top of page

When Conformation Meets Application | Building a Great Horse Is More Than Genetics

I was visiting with an old dear friend of mine this afternoon, and as it usually does with us, our conversation came around to horses. One’s that we liked, ones that we owned and ones that we’d like to own. When we got to the ones that we would like to own, we got to talking about what attributes we believed were the most important in making a good horse. Well, a horse has to have a good hip, yes, that's true, but they also need to have good feet because without good feet, you have nothing. While that's right, they also need good withers and a strong top line. We found that we agreed on all of the above but maybe not in exactly the same order. The most important thing we settled on was the horse had to have a willing attitude. Trainability is very important. You might have a horse with the most perfect conformation and pretty to boot, but without a good attitude, you would have a struggle developing a really good horse.



I believe that the attitude the horse comes with can be inherited as well as learnt. In saying that, I think there are more good-minded horses now than there have ever been. The reason being is that our breeding programs keep evolving. The reason that the colt or filly is here is that, as a rule, his or her mother was a good horse. And the reason why his father got to be his sire was that he was good at something. So when we keep breeding back to bloodlines with the genetics that we are looking for, our chances of getting offspring that carry those same traits improve.


With horses, like people, this doesn’t always work out. We all know people that didn’t turn out like their parents. For good or bad, their chances of them being like their parents are better than average. It sure makes it easier to develop a nice horse when you have one whose attitude is “how can I help you?” rather than one whose first thought is “no, I don’t want to” when you ask them for something.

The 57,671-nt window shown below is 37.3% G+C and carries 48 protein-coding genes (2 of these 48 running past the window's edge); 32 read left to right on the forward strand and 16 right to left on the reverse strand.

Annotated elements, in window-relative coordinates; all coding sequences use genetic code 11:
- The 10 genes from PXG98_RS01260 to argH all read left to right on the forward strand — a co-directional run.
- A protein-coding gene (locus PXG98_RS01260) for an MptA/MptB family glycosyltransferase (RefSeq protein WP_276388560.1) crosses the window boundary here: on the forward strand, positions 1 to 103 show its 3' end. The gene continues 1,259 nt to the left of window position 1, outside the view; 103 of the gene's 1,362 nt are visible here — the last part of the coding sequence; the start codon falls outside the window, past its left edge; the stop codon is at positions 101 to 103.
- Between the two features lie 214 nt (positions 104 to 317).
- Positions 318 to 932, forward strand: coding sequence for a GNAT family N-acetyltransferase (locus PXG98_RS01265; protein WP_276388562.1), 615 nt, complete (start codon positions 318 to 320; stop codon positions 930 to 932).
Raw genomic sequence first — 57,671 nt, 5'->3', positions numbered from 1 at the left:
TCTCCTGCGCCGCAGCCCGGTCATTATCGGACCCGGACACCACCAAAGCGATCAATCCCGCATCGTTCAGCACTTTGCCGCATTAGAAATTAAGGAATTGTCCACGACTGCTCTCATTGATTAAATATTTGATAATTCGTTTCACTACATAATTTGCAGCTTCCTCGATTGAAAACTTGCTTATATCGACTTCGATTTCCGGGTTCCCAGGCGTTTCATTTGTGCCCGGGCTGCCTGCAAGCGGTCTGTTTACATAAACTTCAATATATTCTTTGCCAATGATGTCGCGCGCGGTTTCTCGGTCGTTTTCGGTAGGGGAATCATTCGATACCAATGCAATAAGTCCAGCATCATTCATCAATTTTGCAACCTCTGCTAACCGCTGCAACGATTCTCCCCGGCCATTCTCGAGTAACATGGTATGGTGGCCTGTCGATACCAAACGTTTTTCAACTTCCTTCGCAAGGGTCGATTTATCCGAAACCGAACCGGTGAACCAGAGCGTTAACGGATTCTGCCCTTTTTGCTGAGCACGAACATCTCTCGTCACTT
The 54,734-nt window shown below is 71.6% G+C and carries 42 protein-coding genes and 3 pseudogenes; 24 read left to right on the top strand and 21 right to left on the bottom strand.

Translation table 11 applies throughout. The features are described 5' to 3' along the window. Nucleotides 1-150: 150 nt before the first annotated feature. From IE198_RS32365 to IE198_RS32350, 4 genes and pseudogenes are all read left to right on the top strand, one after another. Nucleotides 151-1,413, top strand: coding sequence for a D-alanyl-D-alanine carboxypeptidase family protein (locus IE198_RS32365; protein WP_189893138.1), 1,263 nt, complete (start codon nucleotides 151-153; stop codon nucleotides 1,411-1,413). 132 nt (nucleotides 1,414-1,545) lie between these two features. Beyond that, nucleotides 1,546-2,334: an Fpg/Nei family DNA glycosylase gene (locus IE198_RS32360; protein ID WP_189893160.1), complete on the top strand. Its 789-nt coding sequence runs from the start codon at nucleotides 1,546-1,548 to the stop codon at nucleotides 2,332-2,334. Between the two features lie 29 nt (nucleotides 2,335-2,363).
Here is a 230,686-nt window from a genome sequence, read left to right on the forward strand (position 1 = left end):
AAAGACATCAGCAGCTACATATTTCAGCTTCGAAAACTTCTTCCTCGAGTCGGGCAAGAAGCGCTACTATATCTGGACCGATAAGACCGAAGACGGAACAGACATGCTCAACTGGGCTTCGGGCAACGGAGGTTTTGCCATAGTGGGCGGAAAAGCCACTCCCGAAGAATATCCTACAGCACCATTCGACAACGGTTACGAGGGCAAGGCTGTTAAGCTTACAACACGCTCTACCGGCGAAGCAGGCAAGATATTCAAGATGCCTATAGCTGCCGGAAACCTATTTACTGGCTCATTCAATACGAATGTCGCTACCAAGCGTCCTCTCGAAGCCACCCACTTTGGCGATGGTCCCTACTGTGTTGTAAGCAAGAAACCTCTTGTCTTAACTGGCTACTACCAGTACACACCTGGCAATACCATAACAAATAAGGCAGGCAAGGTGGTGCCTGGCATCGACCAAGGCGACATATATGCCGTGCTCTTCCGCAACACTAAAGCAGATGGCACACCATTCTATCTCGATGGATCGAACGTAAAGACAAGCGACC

It’s been my experience that it is very difficult to develop an exceptional individual if the horse doesn’t want to help you. That is one of the reasons why I think their early training is so important. If you can set it up in the horse's mind that what you are asking of him is a win-win situation, then they will develop a more willing attitude in everything you ask them going forward.



Ray used to say, “set it up and let them find it.” What he was getting at was that if the horse believed what you were asking of him was his idea, then he would be more apt to follow your lead. So if you’re always setting up your training by asking yourself, “how can I make my horse believe it was his idea?” you will work on developing a willing attitude in your horse. Now, how you go about this is up to the individual. It's been my experience that the end result that we are looking for in a well-trained horse is pretty similar. But how we get there can vary.


Buster Welch used to say that he believed that the application is more important than the method. What he meant by that was that it was more important how you applied the method than the method itself.


So don't be afraid to think outside the box a little when you are working with your horse. Trust some of your ideas about developing a willing partner in your horse. Remember, horses, like people, like to be asked once in a while rather than told all the time.


So yes, I do believe that genetics are very important in the making of a great horse, but the life experience they have accrued can also have a major influence on the horse they become. Just imagine how good a horse you would develop when this method of application meets up with a very willing student.


This, my friend and I both agreed on.


Happy trails!


-- KJS


0 comments

Comments


bottom of page